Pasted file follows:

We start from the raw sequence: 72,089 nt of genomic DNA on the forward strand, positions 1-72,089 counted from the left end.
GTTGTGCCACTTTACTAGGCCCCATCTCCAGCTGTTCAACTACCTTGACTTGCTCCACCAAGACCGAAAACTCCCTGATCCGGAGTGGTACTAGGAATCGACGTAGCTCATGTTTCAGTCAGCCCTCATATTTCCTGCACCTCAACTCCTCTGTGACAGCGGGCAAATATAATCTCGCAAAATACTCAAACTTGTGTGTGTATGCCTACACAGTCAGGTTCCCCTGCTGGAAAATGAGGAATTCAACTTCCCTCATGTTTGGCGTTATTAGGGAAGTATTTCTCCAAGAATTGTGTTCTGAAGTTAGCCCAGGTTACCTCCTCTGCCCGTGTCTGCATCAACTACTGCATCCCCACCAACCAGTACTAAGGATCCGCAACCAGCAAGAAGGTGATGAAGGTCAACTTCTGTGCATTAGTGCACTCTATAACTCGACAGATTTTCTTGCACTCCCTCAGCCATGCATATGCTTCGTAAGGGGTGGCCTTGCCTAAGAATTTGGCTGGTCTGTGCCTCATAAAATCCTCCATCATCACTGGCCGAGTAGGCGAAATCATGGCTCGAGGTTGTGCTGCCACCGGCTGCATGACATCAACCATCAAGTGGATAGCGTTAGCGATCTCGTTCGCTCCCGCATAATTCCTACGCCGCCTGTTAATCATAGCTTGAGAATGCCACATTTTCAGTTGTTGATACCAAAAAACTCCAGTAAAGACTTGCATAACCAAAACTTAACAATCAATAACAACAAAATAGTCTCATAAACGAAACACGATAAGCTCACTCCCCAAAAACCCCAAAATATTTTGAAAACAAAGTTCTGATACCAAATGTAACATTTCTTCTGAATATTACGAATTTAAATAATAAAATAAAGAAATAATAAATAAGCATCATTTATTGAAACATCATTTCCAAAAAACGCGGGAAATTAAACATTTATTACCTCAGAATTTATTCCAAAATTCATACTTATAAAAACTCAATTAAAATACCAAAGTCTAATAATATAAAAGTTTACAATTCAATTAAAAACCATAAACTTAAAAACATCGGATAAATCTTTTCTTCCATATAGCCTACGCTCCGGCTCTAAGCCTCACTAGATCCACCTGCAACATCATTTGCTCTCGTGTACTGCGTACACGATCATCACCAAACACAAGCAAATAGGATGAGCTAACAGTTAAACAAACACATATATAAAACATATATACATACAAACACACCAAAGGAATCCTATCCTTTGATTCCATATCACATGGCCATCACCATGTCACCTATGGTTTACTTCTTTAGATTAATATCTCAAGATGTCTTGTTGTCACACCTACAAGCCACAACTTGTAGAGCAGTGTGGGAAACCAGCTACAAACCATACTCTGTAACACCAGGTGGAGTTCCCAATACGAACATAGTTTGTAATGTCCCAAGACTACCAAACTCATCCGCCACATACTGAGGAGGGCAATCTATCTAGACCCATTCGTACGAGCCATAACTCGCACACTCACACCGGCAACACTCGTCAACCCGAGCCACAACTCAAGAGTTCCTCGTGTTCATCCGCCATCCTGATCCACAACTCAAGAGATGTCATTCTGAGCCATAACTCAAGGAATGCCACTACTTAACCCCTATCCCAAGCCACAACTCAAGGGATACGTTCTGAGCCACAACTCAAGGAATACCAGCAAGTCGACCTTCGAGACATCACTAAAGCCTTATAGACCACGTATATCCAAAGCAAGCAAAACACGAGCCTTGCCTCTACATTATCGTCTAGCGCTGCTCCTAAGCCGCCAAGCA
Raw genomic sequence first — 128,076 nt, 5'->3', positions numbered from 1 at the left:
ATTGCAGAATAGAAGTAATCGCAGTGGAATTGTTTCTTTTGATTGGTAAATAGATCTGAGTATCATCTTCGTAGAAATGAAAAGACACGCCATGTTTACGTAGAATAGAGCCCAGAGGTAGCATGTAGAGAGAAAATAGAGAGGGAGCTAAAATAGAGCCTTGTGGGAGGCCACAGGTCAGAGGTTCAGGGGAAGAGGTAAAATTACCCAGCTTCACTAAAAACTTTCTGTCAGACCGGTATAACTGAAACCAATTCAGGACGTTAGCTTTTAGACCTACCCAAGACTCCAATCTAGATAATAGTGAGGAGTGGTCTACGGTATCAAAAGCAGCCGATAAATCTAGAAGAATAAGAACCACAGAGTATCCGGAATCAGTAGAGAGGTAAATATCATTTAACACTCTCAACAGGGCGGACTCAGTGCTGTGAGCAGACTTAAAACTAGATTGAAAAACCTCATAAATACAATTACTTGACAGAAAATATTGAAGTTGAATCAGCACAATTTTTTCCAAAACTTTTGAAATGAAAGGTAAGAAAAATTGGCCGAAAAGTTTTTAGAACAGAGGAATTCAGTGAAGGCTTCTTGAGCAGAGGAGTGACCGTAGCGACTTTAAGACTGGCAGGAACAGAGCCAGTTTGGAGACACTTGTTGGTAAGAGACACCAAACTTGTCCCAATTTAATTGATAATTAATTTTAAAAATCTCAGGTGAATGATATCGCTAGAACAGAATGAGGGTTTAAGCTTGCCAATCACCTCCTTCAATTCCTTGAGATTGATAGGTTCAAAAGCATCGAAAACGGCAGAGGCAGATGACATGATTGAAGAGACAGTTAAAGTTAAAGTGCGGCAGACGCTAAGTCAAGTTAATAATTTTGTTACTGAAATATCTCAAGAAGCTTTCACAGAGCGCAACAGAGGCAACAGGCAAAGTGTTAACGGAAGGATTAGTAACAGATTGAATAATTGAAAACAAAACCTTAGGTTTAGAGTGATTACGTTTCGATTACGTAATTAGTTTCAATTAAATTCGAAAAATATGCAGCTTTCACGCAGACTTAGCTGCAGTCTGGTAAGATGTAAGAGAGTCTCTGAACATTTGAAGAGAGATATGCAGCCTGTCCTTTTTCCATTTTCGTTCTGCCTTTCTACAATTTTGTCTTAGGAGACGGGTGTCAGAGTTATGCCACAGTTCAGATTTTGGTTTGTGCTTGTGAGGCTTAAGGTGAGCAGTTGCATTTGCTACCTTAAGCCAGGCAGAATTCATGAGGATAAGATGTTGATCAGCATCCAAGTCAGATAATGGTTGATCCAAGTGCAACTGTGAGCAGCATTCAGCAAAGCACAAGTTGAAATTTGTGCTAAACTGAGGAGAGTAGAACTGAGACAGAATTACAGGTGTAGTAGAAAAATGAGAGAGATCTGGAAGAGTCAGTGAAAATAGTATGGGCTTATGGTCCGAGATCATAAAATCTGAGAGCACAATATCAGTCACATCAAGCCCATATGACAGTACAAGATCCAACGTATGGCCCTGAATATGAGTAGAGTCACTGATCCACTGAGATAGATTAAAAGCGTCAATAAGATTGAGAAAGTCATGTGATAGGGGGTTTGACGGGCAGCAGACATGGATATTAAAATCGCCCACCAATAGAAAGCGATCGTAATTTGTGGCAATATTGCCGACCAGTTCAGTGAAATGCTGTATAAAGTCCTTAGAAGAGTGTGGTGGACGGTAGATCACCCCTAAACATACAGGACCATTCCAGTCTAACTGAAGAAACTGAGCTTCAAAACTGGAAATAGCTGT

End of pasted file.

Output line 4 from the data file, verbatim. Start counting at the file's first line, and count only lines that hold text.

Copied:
ATTGCAGAATAGAAGTAATCGCAGTGGAATTGTTTCTTTTGATTGGTAAATAGATCTGAGTATCATCTTCGTAGAAATGAAAAGACACGCCATGTTTACGTAGAATAGAGCCCAGAGGTAGCATGTAGAGAGAAAATAGAGAGGGAGCTAAAATAGAGCCTTGTGGGAGGCCACAGGTCAGAGGTTCAGGGGAAGAGGTAAAATTACCCAGCTTCACTAAAAACTTTCTGTCAGACCGGTATAACTGAAACCAATTCAGGACGTTAGCTTTTAGACCTACCCAAGACTCCAATCTAGATAATAGTGAGGAGTGGTCTACGGTATCAAAAGCAGCCGATAAATCTAGAAGAATAAGAACCACAGAGTATCCGGAATCAGTAGAGAGGTAAATATCATTTAACACTCTCAACAGGGCGGACTCAGTGCTGTGAGCAGACTTAAAACTAGATTGAAAAACCTCATAAATACAATTACTTGACAGAAAATATTGAAGTTGAATCAGCACAATTTTTTCCAAAACTTTTGAAATGAAAGGTAAGAAAAATTGGCCGAAAAGTTTTTAGAACAGAGGAATTCAGTGAAGGCTTCTTGAGCAGAGGAGTGACCGTAGCGACTTTAAGACTGGCAGGAACAGAGCCAGTTTGGAGACACTTGTTGGTAAGAGACACCAAACTTGTCCCAATTTAATTGATAATTAATTTTAAAAATCTCAGGTGAATGATATCGCTAGAACAGAATGAGGGTTTAAGCTTGCCAATCACCTCCTTCAATTCCTTGAGATTGATAGGTTCAAAAGCATCGAAAACGGCAGAGGCAGATGACATGATTGAAGAGACAGTTAAAGTTAAAGTGCGGCAGACGCTAAGTCAAGTTAATAATTTTGTTACTGAAATATCTCAAGAAGCTTTCACAGAGCGCAACAGAGGCAACAGGCAAAGTGTTAACGGAAGGATTAGTAACAGATTGAATAATTGAAAACAAAACCTTAGGTTTAGAGTGATTACGTTTCGATTACGTAATTAGTTTCAATTAAATTCGAAAAATATGCAGCTTTCACGCAGACTTAGCTGCAGTCTGGTAAGATGTAAGAGAGTCTCTGAACATTTGAAGAGAGATATGCAGCCTGTCCTTTTTCCATTTTCGTTCTGCCTTTCTACAATTTTGTCTTAGGAGACGGGTGTCAGAGTTATGCCACAGTTCAGATTTTGGTTTGTGCTTGTGAGGCTTAAGGTGAGCAGTTGCATTTGCTACCTTAAGCCAGGCAGAATTCATGAGGATAAGATGTTGATCAGCATCCAAGTCAGATAATGGTTGATCCAAGTGCAACTGTGAGCAGCATTCAGCAAAGCACAAGTTGAAATTTGTGCTAAACTGAGGAGAGTAGAACTGAGACAGAATTACAGGTGTAGTAGAAAAATGAGAGAGATCTGGAAGAGTCAGTGAAAATAGTATGGGCTTATGGTCCGAGATCATAAAATCTGAGAGCACAATATCAGTCACATCAAGCCCATATGACAGTACAAGATCCAACGTATGGCCCTGAATATGAGTAGAGTCACTGATCCACTGAGATAGATTAAAAGCGTCAATAAGATTGAGAAAGTCATGTGATAGGGGGTTTGACGGGCAGCAGACATGGATATTAAAATCGCCCACCAATAGAAAGCGATCGTAATTTGTGGCAATATTGCCGACCAGTTCAGTGAAATGCTGTATAAAGTCCTTAGAAGAGTGTGGTGGACGGTAGATCACCCCTAAACATACAGGACCATTCCAGTCTAACTGAAGAAACTGAGCTTCAAAACTGGAAATAGCTGT